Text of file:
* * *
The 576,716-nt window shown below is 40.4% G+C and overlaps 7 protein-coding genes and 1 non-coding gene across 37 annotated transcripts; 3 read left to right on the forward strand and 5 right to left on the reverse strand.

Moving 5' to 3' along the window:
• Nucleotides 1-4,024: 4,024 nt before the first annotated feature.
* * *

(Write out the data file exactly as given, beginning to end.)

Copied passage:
The 576,716-nt window shown below is 40.4% G+C and overlaps 7 protein-coding genes and 1 non-coding gene across 37 annotated transcripts; 3 read left to right on the forward strand and 5 right to left on the reverse strand.

Moving 5' to 3' along the window:
• Nucleotides 1-4,024: 4,024 nt before the first annotated feature.